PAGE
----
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If so many respected teachers are suggesting that we control our mind states, then there must be some redemptive quality to control that I missed. I think the confusion comes from blending controlling behaviors with an attempt to operate or regulate something. The image of a volume dial came to mind. Instead of seeing control as an absolute that implies force and disempowerment (like a power on/off switch), maybe it’s simply an option to quiet or amplify what’s going on in the mind. There may even be other choices like how much bass or treble we use to fine tune the sound. For that matter, we can even change the station!
Underneath the notion that we can learn to control our minds is the reminder that we always have choice. For me, the idea of controlling behavior suggests that I have no choice, or at minimum that my choices are limited based on an imbalance of power. Externally, another being may be trying to manipulate me or vice versa. Internally, some aspect of my ego or neuroses may be attempting to trick me into thinking that I am weak and unworthy.
When I open to control as it relates to operating something, I create space for a broader view. The issue of impending threat and disempowerment become transformed with empowering options. The blinders come off, my vision expands, and new opportunities are allowed into my awareness. If I feel backed into a corner, I can find a way out. I can escape the illusion that comes with narrow vision and open the doors to what else is present.
There is another underlying aspect to control. It relates to responsibility. Even if I let go of all the preconceived notions and conditioning that relate to power and control, I am still faced with the reality that I – and only I – have the ability to respond appropriately. Yikes, it’s so much easier to deflect responsibility when being powered-over. It may be unpleasant, but hey, maybe it’s not really my fault. Delusion can be downright entertaining if we maintain humor. None the less, it can be daunting to embrace the idea that we have the ability to control our mind states given the consequences of that reality.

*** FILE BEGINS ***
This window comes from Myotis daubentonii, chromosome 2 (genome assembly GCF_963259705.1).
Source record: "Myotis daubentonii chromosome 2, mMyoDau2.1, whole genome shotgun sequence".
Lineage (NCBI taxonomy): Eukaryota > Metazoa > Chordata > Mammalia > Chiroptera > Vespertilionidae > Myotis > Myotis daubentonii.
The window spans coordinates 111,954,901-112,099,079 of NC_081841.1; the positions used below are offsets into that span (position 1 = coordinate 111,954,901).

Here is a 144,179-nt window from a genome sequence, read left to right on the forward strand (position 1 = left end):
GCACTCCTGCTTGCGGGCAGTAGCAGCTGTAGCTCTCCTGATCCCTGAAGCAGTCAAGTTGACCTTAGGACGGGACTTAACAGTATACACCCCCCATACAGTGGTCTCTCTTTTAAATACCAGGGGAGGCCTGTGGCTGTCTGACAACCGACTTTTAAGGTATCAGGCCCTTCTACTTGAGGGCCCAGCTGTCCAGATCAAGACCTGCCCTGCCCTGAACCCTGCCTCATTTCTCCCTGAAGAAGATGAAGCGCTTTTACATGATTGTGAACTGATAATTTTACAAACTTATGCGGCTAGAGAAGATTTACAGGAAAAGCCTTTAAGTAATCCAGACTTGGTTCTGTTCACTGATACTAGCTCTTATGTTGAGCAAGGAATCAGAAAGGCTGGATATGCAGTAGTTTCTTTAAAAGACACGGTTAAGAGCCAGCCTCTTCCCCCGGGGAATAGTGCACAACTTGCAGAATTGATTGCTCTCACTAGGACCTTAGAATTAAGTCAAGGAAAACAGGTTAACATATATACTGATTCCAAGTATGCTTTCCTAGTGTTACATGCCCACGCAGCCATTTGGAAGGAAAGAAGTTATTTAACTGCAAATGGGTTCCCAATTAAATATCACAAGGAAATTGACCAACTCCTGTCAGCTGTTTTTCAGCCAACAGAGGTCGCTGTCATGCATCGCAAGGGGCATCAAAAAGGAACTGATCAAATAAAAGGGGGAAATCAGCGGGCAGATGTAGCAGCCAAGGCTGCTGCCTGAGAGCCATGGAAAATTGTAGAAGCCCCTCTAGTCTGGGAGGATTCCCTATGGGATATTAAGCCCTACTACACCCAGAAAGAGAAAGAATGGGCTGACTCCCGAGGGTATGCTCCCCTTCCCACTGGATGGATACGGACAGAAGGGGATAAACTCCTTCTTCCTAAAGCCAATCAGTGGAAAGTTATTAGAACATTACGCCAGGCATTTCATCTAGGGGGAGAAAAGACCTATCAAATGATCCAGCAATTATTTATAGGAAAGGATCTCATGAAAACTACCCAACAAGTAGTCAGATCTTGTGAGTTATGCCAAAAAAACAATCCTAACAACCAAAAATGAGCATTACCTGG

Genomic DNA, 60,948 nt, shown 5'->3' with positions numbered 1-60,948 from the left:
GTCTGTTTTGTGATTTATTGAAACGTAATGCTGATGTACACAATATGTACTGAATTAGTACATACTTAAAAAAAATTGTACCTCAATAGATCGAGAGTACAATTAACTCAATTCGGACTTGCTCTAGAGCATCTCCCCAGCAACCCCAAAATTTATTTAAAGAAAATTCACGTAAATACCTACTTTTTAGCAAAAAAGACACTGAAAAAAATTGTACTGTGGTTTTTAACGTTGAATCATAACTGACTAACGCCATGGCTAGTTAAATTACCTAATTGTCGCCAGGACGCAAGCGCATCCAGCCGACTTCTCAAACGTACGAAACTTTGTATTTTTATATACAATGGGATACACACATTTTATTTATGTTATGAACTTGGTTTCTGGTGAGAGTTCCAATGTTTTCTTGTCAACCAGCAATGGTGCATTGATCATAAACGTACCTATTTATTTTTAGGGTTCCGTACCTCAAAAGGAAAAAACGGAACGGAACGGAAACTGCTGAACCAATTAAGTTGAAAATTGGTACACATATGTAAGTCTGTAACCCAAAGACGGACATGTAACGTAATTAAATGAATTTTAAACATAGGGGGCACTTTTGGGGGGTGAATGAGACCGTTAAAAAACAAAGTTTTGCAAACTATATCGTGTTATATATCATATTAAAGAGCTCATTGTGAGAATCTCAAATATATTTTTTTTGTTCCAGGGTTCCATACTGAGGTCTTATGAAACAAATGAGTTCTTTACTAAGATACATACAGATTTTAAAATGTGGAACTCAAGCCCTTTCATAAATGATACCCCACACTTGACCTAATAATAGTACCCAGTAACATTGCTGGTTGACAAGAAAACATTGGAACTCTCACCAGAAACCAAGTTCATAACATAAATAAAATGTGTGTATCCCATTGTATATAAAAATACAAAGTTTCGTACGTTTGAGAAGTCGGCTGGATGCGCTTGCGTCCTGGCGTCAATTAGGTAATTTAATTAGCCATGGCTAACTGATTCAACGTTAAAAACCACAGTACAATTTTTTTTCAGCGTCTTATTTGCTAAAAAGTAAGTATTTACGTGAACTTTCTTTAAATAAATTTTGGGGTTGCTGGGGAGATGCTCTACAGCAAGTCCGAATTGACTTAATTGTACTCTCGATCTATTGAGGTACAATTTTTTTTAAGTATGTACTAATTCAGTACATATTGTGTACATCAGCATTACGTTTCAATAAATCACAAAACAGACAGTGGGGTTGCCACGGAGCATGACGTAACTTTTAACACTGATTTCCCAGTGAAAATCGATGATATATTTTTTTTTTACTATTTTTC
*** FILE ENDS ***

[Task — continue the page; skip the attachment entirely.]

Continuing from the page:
That leads me to what started this reflection: Trust. Do I trust myself? What does that mean and how does that affect my self-confidence? Realizing that I am responsible for my mind states, moods, and thoughts is nothing new to me. Having it reinforced that I can teach myself how to control my mind is somehow different. I guess the reality lies in understanding that I can learn to operate the vehicle in a more precise and skillful manner.
I think that our bodies, lives, and incarnations are a vehicle to express our soul, divine, all that is, or whatever you choose to call it. So, it makes sense to me that learning how to operate the machinery is attainable, teachable, and desirable. I feel fortunate to have found resources that provide instructions. For that, I am grateful to the Buddha and his teachings that show us how. I am appreciative to so many teachers that bring the Dhamma to life, and to the community that supports the everyday reality that we can ease our suffering.